Hong Kong History 1949-1997 had many ups and downs. In the end, the Hong Kong people still survive.
A video found in youtube about the Handover ceremony at midnight Jul 1, 1997
After the establishment of PRC (People's Republic of China), there was an embargo to China. Due to this situation, every business in China had to go through Hong Kong. That is the reason why Hong Kong has become so prosperous.
My grandfather (from my father's side) was a merchant that used this to his advantage. He traded fruit between China and Singapore. I remember when we were kids, we had many opportunities to try all different types of exotic fruits, like durian, kiwi, raspberries and so forth.
My first experience of eating kiwi was giving me an itchy tongue. (Kiwi was originally from China, not Australia). I also recall trying a kind of berry which was very similar to raspberry. We had it at 2 different times. Since then, I have never seen them again.
Back then, fruit supply was unlimited because of grandpa's business. He was one of the examples of being successful in taking the advantage of the trade between China and other countries in the world.
Right after graduating from high school , I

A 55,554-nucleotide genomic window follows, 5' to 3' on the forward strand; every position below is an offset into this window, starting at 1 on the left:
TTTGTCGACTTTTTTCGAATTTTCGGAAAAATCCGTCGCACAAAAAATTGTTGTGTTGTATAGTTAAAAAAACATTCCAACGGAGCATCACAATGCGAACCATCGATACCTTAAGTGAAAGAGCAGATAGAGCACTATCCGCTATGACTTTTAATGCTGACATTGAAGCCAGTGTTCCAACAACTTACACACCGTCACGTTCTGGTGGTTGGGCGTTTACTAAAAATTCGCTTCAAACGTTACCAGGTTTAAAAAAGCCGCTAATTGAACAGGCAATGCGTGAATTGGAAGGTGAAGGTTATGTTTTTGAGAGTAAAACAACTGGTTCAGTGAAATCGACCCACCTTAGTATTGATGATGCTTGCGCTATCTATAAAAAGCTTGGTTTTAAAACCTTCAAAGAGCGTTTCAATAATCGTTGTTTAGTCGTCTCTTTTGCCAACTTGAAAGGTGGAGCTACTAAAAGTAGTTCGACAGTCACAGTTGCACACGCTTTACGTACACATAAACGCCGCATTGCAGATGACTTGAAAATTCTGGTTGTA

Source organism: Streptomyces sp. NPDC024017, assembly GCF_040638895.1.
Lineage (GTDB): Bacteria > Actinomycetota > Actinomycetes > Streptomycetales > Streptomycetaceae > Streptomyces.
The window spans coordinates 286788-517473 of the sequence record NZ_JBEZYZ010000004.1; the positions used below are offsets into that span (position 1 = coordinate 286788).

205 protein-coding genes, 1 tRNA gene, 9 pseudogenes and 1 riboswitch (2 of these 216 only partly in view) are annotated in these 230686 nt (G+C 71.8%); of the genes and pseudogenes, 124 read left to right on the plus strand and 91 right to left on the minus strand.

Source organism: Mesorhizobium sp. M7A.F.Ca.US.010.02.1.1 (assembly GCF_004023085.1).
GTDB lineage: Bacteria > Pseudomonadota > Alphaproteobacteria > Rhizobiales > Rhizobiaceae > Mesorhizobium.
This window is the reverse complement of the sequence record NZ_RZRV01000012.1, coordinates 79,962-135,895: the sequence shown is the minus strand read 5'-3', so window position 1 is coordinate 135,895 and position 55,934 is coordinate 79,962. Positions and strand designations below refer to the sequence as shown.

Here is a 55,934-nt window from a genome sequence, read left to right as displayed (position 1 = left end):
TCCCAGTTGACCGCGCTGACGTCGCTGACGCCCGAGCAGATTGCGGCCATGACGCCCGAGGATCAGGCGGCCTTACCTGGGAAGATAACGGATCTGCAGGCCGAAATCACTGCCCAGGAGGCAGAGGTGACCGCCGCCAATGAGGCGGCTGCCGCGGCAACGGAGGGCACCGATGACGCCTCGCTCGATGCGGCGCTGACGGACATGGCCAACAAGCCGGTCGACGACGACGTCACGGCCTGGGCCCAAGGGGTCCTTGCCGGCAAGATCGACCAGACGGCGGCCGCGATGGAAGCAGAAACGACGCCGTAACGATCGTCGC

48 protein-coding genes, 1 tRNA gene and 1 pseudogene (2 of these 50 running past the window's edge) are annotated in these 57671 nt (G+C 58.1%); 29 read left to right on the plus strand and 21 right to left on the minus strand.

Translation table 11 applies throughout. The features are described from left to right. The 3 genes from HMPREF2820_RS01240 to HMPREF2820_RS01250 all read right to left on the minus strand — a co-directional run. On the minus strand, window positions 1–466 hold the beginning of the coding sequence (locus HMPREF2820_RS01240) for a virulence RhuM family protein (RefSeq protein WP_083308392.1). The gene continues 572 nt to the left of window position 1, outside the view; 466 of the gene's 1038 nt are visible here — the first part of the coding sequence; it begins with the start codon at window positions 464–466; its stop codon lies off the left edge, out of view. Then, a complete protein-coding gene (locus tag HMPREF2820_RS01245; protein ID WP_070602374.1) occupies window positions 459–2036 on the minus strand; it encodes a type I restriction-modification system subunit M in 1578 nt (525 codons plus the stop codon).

worked in another company that also took advantage of this. They
traded beans between China and Indonesia. My father imported and
exported instant noodles from Taiwan, orange juice from Korea, watches
from Switzerland and many more. There were tons and tons of trading
companies in Hong Kong like I mentioned above. But definitely, there
are not as many as before since the internet era.
Chinese immigrants also brought in many great tailors which led to the blossoming of the textile and garment industries. During the Vietnamese War, many American soldiers stopped by Hong Kong. My mom worked in a tailor's shop before her marriage. She said that many of the Americans came in and ordered tailor-made suits. Many of them never came back to pick them up.
When I was little, our
clothes were made by a tailor. I still remember stepping into the shop
with my mom, which was located close to
Time Square Mall.